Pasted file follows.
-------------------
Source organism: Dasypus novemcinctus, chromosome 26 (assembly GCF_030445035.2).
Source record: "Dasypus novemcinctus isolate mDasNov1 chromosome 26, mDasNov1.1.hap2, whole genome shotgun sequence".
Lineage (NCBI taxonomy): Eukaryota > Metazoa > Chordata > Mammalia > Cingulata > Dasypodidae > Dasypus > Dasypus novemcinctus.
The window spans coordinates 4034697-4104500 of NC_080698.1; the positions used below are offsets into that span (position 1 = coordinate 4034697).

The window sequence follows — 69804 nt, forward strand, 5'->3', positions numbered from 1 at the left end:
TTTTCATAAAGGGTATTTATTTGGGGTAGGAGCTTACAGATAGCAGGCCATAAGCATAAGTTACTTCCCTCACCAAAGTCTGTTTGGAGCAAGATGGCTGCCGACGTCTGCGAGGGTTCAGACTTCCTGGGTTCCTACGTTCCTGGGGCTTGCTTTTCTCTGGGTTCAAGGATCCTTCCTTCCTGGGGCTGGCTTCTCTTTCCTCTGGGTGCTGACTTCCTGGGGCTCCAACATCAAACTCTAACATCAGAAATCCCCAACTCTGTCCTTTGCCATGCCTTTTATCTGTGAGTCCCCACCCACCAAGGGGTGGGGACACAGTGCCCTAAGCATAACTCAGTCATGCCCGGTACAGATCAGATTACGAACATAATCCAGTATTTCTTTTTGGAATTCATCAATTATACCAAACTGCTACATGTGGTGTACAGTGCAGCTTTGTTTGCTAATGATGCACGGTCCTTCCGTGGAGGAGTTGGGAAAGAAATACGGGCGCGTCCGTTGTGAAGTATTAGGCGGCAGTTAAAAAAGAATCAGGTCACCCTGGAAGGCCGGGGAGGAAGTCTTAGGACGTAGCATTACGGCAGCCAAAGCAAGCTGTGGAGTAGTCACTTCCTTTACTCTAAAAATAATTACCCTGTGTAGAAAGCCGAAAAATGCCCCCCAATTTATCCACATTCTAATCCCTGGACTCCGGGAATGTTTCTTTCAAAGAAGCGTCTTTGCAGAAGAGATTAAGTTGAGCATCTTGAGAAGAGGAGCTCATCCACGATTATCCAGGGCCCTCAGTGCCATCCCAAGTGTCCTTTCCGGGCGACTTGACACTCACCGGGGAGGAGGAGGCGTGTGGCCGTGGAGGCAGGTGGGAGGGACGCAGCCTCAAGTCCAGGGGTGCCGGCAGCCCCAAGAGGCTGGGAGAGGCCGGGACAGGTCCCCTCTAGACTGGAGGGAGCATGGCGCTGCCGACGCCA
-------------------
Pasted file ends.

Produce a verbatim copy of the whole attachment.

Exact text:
Source organism: Dasypus novemcinctus, chromosome 26 (assembly GCF_030445035.2).
Source record: "Dasypus novemcinctus isolate mDasNov1 chromosome 26, mDasNov1.1.hap2, whole genome shotgun sequence".
Lineage (NCBI taxonomy): Eukaryota > Metazoa > Chordata > Mammalia > Cingulata > Dasypodidae > Dasypus > Dasypus novemcinctus.
The window spans coordinates 4034697-4104500 of NC_080698.1; the positions used below are offsets into that span (position 1 = coordinate 4034697).

The window sequence follows — 69804 nt, forward strand, 5'->3', positions numbered from 1 at the left end:
TTTTCATAAAGGGTATTTATTTGGGGTAGGAGCTTACAGATAGCAGGCCATAAGCATAAGTTACTTCCCTCACCAAAGTCTGTTTGGAGCAAGATGGCTGCCGACGTCTGCGAGGGTTCAGACTTCCTGGGTTCCTACGTTCCTGGGGCTTGCTTTTCTCTGGGTTCAAGGATCCTTCCTTCCTGGGGCTGGCTTCTCTTTCCTCTGGGTGCTGACTTCCTGGGGCTCCAACATCAAACTCTAACATCAGAAATCCCCAACTCTGTCCTTTGCCATGCCTTTTATCTGTGAGTCCCCACCCACCAAGGGGTGGGGACACAGTGCCCTAAGCATAACTCAGTCATGCCCGGTACAGATCAGATTACGAACATAATCCAGTATTTCTTTTTGGAATTCATCAATTATACCAAACTGCTACATGTGGTGTACAGTGCAGCTTTGTTTGCTAATGATGCACGGTCCTTCCGTGGAGGAGTTGGGAAAGAAATACGGGCGCGTCCGTTGTGAAGTATTAGGCGGCAGTTAAAAAAGAATCAGGTCACCCTGGAAGGCCGGGGAGGAAGTCTTAGGACGTAGCATTACGGCAGCCAAAGCAAGCTGTGGAGTAGTCACTTCCTTTACTCTAAAAATAATTACCCTGTGTAGAAAGCCGAAAAATGCCCCCCAATTTATCCACATTCTAATCCCTGGACTCCGGGAATGTTTCTTTCAAAGAAGCGTCTTTGCAGAAGAGATTAAGTTGAGCATCTTGAGAAGAGGAGCTCATCCACGATTATCCAGGGCCCTCAGTGCCATCCCAAGTGTCCTTTCCGGGCGACTTGACACTCACCGGGGAGGAGGAGGCGTGTGGCCGTGGAGGCAGGTGGGAGGGACGCAGCCTCAAGTCCAGGGGTGCCGGCAGCCCCAAGAGGCTGGGAGAGGCCGGGACAGGTCCCCTCTAGACTGGAGGGAGCATGGCGCTGCCGACGCCA